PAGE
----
National Geographic : 2016 Apr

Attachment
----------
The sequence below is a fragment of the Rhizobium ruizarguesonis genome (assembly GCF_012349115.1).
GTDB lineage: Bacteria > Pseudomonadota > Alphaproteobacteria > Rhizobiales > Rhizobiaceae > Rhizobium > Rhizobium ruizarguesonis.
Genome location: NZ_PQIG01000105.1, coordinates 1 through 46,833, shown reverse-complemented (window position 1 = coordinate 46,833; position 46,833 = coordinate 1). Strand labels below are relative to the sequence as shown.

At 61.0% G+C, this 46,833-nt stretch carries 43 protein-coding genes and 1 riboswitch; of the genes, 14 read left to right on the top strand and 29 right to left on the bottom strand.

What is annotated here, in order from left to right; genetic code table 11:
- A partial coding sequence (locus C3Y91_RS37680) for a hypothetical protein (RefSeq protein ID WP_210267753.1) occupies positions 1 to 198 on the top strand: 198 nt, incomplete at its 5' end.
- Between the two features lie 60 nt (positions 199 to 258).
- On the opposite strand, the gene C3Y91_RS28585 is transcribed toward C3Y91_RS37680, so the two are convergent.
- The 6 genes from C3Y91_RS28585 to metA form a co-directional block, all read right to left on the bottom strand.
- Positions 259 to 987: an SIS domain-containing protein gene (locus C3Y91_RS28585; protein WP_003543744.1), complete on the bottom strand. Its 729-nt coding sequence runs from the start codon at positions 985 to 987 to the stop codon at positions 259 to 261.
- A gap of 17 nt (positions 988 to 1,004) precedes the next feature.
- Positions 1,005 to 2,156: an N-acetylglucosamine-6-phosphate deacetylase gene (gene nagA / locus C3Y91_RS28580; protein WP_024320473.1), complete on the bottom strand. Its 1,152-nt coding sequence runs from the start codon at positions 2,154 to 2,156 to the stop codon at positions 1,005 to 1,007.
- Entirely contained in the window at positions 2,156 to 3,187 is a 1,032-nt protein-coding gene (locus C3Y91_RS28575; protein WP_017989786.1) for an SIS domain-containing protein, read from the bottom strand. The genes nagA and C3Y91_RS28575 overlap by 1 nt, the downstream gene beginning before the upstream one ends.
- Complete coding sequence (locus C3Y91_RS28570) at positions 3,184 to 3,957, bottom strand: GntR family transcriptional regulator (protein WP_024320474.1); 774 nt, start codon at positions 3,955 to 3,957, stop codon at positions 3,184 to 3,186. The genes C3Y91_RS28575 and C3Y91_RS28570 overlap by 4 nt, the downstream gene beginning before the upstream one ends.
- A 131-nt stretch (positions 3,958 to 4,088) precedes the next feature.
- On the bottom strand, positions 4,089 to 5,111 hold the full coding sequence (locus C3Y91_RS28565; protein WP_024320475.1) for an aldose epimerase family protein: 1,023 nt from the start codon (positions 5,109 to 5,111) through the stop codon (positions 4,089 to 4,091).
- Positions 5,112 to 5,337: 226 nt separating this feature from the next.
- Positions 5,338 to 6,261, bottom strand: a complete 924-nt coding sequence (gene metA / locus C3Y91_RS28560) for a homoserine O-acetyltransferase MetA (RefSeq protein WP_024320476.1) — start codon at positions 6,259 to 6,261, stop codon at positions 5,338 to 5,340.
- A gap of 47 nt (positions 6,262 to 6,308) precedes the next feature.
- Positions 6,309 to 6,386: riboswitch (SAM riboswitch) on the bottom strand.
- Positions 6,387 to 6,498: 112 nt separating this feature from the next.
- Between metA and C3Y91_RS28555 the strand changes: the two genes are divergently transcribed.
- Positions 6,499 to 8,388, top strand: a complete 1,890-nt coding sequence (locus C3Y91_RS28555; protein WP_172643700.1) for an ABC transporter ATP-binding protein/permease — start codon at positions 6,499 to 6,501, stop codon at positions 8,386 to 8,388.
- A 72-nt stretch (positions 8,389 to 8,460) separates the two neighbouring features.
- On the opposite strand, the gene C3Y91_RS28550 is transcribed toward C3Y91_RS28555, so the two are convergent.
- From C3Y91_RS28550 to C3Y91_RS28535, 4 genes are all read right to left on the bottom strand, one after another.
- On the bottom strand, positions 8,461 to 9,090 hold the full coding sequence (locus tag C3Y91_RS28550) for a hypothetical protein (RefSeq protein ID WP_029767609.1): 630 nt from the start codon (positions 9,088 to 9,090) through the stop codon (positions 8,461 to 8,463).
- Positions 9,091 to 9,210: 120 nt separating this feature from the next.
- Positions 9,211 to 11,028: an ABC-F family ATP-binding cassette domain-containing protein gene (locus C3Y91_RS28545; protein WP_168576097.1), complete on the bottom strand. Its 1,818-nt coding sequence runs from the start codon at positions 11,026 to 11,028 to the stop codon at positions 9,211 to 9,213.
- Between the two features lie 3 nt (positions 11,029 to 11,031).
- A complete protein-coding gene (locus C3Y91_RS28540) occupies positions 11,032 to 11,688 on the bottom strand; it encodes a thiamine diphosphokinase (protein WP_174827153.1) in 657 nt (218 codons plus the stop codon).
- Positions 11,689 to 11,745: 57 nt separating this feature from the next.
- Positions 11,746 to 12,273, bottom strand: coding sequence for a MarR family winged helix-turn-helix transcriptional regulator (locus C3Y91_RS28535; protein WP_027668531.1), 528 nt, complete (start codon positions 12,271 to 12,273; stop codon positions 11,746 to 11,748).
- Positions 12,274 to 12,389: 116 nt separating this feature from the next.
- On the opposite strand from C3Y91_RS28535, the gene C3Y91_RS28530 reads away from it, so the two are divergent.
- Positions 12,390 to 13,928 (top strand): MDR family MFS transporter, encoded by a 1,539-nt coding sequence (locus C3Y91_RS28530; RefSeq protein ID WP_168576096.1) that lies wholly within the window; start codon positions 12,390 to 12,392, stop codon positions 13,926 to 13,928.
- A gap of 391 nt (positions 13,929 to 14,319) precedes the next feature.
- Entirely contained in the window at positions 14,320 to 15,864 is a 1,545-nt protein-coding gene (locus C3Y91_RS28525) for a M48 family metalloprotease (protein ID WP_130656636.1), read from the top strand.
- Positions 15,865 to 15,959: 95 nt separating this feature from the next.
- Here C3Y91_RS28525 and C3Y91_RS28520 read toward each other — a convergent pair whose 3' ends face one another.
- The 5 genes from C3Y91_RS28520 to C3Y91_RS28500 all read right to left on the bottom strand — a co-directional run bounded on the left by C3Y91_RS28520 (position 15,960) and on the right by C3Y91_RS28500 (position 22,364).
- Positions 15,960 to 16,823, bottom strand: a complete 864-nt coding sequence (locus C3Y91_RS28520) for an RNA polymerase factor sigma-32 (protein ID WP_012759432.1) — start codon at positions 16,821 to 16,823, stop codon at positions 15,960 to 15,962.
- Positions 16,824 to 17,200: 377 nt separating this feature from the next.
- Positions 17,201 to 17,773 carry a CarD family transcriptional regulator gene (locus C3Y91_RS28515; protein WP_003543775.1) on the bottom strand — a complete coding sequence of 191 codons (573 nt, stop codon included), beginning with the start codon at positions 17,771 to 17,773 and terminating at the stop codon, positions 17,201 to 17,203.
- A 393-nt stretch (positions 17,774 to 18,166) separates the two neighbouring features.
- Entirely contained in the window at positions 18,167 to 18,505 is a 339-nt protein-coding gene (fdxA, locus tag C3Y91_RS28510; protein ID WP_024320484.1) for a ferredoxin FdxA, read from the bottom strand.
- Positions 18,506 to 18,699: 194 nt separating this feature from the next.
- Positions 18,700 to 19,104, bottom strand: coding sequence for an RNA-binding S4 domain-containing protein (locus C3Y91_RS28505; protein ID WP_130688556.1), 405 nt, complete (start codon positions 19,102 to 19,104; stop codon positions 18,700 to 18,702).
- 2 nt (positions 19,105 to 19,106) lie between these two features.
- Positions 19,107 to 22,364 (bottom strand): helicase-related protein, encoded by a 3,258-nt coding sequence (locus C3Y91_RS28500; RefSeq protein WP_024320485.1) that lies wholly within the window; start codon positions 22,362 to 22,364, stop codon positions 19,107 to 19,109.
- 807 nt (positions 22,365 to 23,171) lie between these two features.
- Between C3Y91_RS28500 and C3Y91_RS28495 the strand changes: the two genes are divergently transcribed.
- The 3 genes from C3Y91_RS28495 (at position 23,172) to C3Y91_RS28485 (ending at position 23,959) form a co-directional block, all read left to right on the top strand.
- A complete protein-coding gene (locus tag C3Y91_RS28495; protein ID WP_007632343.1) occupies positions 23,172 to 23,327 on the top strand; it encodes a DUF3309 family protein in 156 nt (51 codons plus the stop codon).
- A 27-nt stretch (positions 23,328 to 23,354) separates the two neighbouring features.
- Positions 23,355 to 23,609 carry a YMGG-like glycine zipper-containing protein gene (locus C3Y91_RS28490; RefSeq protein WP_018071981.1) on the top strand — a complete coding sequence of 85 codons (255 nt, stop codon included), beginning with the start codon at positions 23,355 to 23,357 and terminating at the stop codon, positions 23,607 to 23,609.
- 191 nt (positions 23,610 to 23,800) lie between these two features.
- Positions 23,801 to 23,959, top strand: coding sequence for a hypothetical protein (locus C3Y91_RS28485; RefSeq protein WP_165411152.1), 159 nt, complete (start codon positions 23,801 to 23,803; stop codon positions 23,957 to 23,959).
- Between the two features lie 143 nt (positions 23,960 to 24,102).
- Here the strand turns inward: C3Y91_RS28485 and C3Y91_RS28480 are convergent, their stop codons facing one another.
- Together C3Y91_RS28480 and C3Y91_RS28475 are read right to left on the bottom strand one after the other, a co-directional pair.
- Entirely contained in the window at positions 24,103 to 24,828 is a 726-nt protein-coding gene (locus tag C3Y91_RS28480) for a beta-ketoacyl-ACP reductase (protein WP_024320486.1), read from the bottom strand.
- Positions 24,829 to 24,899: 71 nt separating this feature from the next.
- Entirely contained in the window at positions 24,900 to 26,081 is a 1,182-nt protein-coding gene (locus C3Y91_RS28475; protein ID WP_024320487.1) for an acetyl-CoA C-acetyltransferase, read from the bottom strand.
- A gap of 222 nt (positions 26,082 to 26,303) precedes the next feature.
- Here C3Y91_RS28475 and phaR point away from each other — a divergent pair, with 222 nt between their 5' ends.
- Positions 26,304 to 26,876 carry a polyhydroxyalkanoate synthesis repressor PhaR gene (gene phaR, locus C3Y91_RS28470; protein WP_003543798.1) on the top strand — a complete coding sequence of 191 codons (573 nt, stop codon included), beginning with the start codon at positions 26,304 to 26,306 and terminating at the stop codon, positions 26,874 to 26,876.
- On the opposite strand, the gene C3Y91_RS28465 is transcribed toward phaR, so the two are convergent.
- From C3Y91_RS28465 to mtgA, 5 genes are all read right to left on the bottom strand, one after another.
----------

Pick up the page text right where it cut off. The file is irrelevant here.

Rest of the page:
112 national geographic • april 2016 A stone cenotaph in Yerevan, the capital of Armenia, commemorates this tragic event: the Medz Yeghern, or “great catastrophe,” of the Armenian people. Each spring—on April 24, when the pogroms started—many thousands of pilgrims climb an urban hill to this shrine. They file past an eternal flame, the symbol of undying memory, to lay a small mountain of cut flowers. Just 60 miles to the northwest, and a few hundred yards across the Turkish border, lie the ruins of an older and perhaps more fitting monument to the bitterness of the Armenian experience: Ani. What is Ani? Ani was the medieval capital of a powerful, ethnically Armenian kingdom cen- tered in eastern Anatolia—the sprawling Asiatic peninsula that today makes up most of Turkey— and straddling the northern branches of the Silk Road. It was a rich metropolis that hummed with 100,000 souls. Its bazaars overflowed with furs, with spices, with precious metals. A high By Paul Salopek • Photographs by John Stanmeyer One million Armenians—some say more, some say less—were killed a century ago in the Ottoman Empire, the predecessor of modern Turkey. wall of pale stone protected it. Renowned as the “city of 1,001 churches,” Ani rivaled the glory of Constantinople. It represented the flowering of Armenian culture. Today it crumbles atop a remote, sun-hammered plateau—a scattering of broken cathedrals and empty streets amid yellow grasses, a desolate and windblown ruin. I have walked to it. I am walking across the world. I am retracing, on foot, the pathways of the first ancestors who abandoned Africa to wander the world. I have seen no place on my journey more beautiful or sadder than Ani. “They don’t even mention the Armenians,” marvels Murat Yazar, my Kurdish walking guide. And it is true: On the Turkish government placards erected for tourists, the builders of Ani go unnamed. This is intentional. There are no Armenians left in Ani. Not even in of- ficial histories. So just as Tsitsernakaberd hill in Yerevan calls to remember, Ani is a monu- ment to forgetting.